Think Tank, released in May 2003, was filled with atmospheric, brooding electronic sounds, featuring simpler guitar lines played by Albarn, and largely relying on other instruments to replace Coxon. Coxon's absence also meant that Think Tank was almost entirely written by Albarn. Its sound was seen as a testament to Albarn's increasing interest in African music, Middle Eastern music and electronic music, and to his complete control over the group's creative direction. Think Tank was yet another UK number one and managed Blur's highest US position of number 56. The album was also nominated for best album at the 2004 BRIT Awards. The band supported the album with a tour and three singles: "Out of Time", "Crazy Beat" and "Good Song".
In early 2004, the band announced, through XFM news, that they would be recording an EP, and there were also rumours that Coxon would return to Blur. Both of the rumours proved untrue. There were also some aborted recordings done in 2005. After Coxon significantly thawed about rejoining the band, James announced in April and August 2007 that the band would reunite and would likely be recording a new album in October.
In December 2008, Albarn and Coxon stated that Blur would reunite for a concert at Hyde Park on 3 July 2009, but after tickets for the concert sold out within 2 minutes of release, Blur announced an additional performance at Hyde Park on 2 July 2009. A series of June preview shows were also announced, ending at Manchester Evening News arena on the 26th. All the shows were well received; The Guardian's music critic Alexis Petridis gave their performance at Goldsmiths college five stars out of five, and wrote that "Blur's music seems to have potentiated by the passing of years ... they sound both more frenetic and punky and more nuanced and exploratory than they did at the height of their fame". Blur headlined the Glastonbury Festival on 28 June, where they played for the first time since their headline slot in 1998. Reviews of the Glastonbury performance were enthusiastic, The Guardian called them "the best Glastonbury headliners in an age".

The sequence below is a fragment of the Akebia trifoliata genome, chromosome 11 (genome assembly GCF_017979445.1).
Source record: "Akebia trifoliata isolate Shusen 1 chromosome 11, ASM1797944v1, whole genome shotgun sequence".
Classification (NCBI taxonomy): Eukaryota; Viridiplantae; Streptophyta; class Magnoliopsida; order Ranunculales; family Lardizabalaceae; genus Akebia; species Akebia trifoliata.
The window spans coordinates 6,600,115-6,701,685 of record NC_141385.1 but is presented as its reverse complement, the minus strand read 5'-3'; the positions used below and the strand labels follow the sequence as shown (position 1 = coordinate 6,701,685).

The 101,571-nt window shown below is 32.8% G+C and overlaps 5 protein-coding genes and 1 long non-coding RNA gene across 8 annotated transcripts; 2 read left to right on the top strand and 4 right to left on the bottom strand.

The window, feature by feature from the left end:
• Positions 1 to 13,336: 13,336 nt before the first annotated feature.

Blur also headlined at other summer festivals, including Oxegen 2009 in Ireland, and the Scottish outdoor show of T in the Park. Their T in the Park headline slot was put in jeopardy after Graham Coxon was admitted to hospital with food poisoning. Ultimately, the band did play, albeit an hour and a half after they were scheduled to appear. As stated by Damon Albarn during the performance, and covered by the press, this would be their final performance. Alex James also stated that the band currently had no plans to continue their reunion. Albarn followed up these comments in July 2009 by stating that the band's summer dates were all the band would be doing together, and the reunion was over. In September 2009, Coxon stated that Blur have no immediate plans for either entering the studio or playing more shows. In January 2010, No Distance Left to Run, a documentary about the band, was released in cinemas and a month later on DVD region free. In November 2009, Blur were the first act to be recognised with a Heritage Award by PRS for Music. A plaque was erected atEast Anglian Railway Museum, the location of Blur's first gig.
In April 2010, Blur released their first single since 2003, "Fool's Day", for the Record Store Day event as a 7" limited to 1000 copies. This was released as a free download on their official website the next day. More recently the group told NME that they hoped to record further singles, preferably on 7-inch, but had no plans for a new album as they were all too busy with their own individual projects. In November 2010, Damon Albarn revealed that he had met up with the rest of Blur and discussed the possibility of recording a song in January 2011. He added that it would be "something small, no career-based world domination ideas".
In December 2010, No Distance Left to Run was nominated as Best Long Form Music Video for the 53rd Grammy Awards. It is the first time Blur has been nominated for a Grammy Award. In February 2011, Coxon told the NME that while "Every now and then we [Blur] like to meet up and record a few things", the group did not have plans to record an album any time soon. "I suppose it might turn into an LP in six years or something", Coxon said.
- Leisure (1991)
- Modern Life Is Rubbish (1993)
- Parklife (1994)
- The Great Escape (1995)
- Blur (1997)
- 13 (1999)
- Think Tank (2003)
- The Magic Whip (2015)
- 1994: Q Awards – Best Album (Parklife)
- 1994: Smash Hits Awards – Best Alternative Band, Best Album (Parklife)
- 1995: Brit Awards – Best Band, Best Album (Parklife), Best Single ("Parklife")
- 1995: NME Awards – Best Band, Best Live Act, Best Album (Parklife)
- 1995: Q Awards – Best Album (The Great Escape)
- 1996: Ivor Novello Awards – Best Songwriters (shared with Noel Gallagher)
- 1999: Q Awards – Best Act in the World Today
- 2000: NME Awards – Best Band, Best Single ("Tender")
- 2003: Q Awards – Best Album (Think Tank)
- 2003: South Bank Show Awards – Best Album (Think Tank)
- 2009: MOJO Awards – Inspiration Award
- 2009: PRS for Music Heritage Award
- 2010: NME Awards – Best Live Event (Blur at Hyde Park)